Journal of Psychiatric Research 10/2013; 47(10):1329-1336. DOI:10.1016/j.jpsychires.2013.05.016 · 4.09 Impact Factor
  • Source
    [Show abstract] [Hide abstract]
    ABSTRACT: Insecure attachment has been linked to depression and to outcome in psychotherapy. The neural mechanisms subserving the relationship between attachment security and depression are not well understood. We have developed a method to examine attachment-related brain activity in depression. Twenty-eight women, half depressed, viewed images of their mother, a female friend, and female strangers during fMRI scanning. The effects of depression and insecure attachment were determined with whole-brain multiple linear regression of blood-oxygen-level-dependent response against subjects' Beck Depression Inventory and Adult Attachment Interview (AAI) coherence of mind scores. Interaction effects were analyzed with ANOVA. Activity associated with depression and with insecure attachment was found in the cortico-striato-thalamic circuits of affect regulation. For early attachment (mother-friend contrast), depression scores correlated with activation of cortical and sub-cortical components of these circuits, while attachment insecurity correlated with sub-cortical activity in the same circuitry. Depression and attachment insecurity correlated with both cortical and sub-cortical activities for mother-stranger, and areas of overlap and of enhancing interactions between depression and insecure attachment were found. For late attachment (friend-stranger contrast), only cortical effects were found. Depression and attachment insecurity may be subserved by similar but distinct components of affect regulating circuits. Their interactions may explain the greater difficulty of treating depression in insecurely attached patients and suggest a contributing role for insecure attachment in depression. Further, differential sub-cortical vs cortical encoding of early vs late attachment suggests a top-down model of late attachment, potentially relevant to psychotherapeutic outcome.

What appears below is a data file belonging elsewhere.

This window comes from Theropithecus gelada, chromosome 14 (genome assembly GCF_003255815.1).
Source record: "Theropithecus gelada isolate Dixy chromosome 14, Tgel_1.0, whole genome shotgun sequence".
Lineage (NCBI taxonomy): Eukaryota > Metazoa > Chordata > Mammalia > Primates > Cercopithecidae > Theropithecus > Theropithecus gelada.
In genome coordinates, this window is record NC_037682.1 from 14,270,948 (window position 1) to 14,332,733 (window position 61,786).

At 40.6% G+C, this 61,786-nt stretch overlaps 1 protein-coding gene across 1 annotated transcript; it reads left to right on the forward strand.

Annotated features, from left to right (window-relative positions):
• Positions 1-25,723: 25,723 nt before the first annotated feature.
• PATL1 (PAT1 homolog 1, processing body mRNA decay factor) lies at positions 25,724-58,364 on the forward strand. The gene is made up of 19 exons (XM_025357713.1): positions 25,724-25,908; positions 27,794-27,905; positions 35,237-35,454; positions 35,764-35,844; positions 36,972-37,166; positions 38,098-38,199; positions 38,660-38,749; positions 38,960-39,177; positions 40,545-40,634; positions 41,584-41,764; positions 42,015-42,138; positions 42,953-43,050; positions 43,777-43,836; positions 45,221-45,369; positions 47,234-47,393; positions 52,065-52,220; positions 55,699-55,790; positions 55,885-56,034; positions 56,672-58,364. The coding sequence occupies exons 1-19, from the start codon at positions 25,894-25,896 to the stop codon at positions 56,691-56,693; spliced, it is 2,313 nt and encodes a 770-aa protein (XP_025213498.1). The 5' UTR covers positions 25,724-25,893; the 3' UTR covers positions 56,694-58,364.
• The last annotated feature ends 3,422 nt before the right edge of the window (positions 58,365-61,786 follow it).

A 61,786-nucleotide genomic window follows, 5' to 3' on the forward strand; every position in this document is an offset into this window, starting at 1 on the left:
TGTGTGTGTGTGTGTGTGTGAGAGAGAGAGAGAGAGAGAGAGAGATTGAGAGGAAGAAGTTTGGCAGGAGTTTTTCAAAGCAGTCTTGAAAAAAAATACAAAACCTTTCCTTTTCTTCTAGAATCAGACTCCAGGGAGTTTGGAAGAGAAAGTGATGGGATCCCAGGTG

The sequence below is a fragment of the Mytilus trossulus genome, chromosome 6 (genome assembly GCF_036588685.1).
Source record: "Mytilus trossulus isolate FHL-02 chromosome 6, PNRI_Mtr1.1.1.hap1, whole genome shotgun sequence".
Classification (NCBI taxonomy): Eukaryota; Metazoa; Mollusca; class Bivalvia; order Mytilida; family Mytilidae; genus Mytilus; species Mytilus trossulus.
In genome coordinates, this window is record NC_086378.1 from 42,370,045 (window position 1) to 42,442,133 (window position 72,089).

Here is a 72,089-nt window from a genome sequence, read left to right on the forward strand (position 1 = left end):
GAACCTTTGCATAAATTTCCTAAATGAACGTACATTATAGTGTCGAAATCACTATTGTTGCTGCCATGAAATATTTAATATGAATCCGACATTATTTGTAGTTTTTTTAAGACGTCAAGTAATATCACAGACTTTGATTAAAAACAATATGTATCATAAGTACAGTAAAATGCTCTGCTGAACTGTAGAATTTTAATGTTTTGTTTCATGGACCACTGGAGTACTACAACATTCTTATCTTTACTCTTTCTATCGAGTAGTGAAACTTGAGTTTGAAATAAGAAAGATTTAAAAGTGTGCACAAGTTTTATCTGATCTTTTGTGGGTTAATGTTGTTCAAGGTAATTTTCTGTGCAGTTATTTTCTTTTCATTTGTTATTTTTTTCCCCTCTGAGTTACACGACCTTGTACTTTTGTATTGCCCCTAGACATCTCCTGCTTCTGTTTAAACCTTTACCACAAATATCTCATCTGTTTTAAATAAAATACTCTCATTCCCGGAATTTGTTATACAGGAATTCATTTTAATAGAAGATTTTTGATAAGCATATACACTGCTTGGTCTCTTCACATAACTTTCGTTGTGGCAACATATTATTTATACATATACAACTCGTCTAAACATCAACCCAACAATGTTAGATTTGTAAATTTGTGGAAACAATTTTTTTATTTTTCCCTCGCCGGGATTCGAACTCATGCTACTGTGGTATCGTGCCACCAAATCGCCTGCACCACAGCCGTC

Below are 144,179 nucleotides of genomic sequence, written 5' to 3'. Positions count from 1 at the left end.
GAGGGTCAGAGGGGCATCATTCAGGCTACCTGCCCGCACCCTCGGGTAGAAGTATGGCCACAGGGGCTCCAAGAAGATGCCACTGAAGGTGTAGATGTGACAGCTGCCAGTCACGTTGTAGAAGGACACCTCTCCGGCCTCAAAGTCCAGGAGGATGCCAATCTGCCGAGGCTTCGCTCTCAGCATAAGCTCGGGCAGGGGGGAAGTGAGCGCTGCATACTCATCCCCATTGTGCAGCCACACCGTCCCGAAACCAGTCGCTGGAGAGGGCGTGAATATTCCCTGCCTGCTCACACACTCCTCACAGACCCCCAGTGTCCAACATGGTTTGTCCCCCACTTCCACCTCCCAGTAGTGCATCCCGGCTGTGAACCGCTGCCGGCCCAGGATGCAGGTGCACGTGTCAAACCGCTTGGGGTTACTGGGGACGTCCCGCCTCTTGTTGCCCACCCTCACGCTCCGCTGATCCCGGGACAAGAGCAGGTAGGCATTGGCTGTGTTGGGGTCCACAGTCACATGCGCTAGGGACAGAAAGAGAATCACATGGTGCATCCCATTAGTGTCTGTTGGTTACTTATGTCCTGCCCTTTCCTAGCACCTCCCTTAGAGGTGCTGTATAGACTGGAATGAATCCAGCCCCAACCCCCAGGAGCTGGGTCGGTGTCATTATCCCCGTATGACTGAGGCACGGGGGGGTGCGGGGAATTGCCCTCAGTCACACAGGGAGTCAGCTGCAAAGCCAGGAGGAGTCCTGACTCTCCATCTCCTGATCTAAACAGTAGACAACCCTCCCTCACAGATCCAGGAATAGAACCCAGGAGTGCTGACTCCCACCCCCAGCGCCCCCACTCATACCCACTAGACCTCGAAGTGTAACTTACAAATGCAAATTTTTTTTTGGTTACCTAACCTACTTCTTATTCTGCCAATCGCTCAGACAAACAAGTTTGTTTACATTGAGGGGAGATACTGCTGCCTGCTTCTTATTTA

Social Cognitive and Affective Neuroscience 10/2011; DOI:10.1093/scan/nsr074 · 5.88 Impact Factor
  • Source
    [Show abstract] [Hide abstract]
    ABSTRACT: The aim of this research was to evaluate the short-term and long-term efficacy of a combined treatment (pharmacological + psychoeducational and cognitive-behavioral therapy) as compared with a standard pharmacological treatment in patients with refractory bipolar disorder. 40 patients were randomly assigned to one of the following: Experimental group under combined treatment, and Control group under pharmacological treatment. We used an analysis of variance (ANOVA), including one or two factors, with repeated measures at different evaluation times: baseline, post-treatment, 6-month follow-up and 12-month follow-up. We found significant between-group differences at all evaluation times after the treatment. The experimental group showed less hospitalizations than the control group in the 12-month evaluation (p=0.007) as well as lower rates of depression and anxiety in the 6-month valuation (p=0.015; p=0.027) and the 12-month evaluation (p=0.001; p<0.001). Significant differences in relation to mania and inadaptation emerged in the post-treatment evaluation (p=0.004; p<0.001) and were sustained throughout the study (p=0.002, p<0.001; p<0.001, p<0.001). Analysis of within-group differences in the Experimental group showed reduction of mania (p<0.001), depression (p=0.001), anxiety (p=0.003) and inadaptation (p<0.001) throughout the study; while in the Control group, it showed increased numbers of hospitalizations (p=0.016), as well as higher rates of mania (p=0.030), anxiety (p<0.001) and inadaptation (p=0.003). Our results suggest that a combined treatment is effective in patients with refractory bipolar disorder. Suggestions for future research are commented on.
    Journal of Affective Disorders 05/2010; 126(1-2):80-7. DOI:10.1016/j.jad.2010.03.026 · 3.71 Impact Factor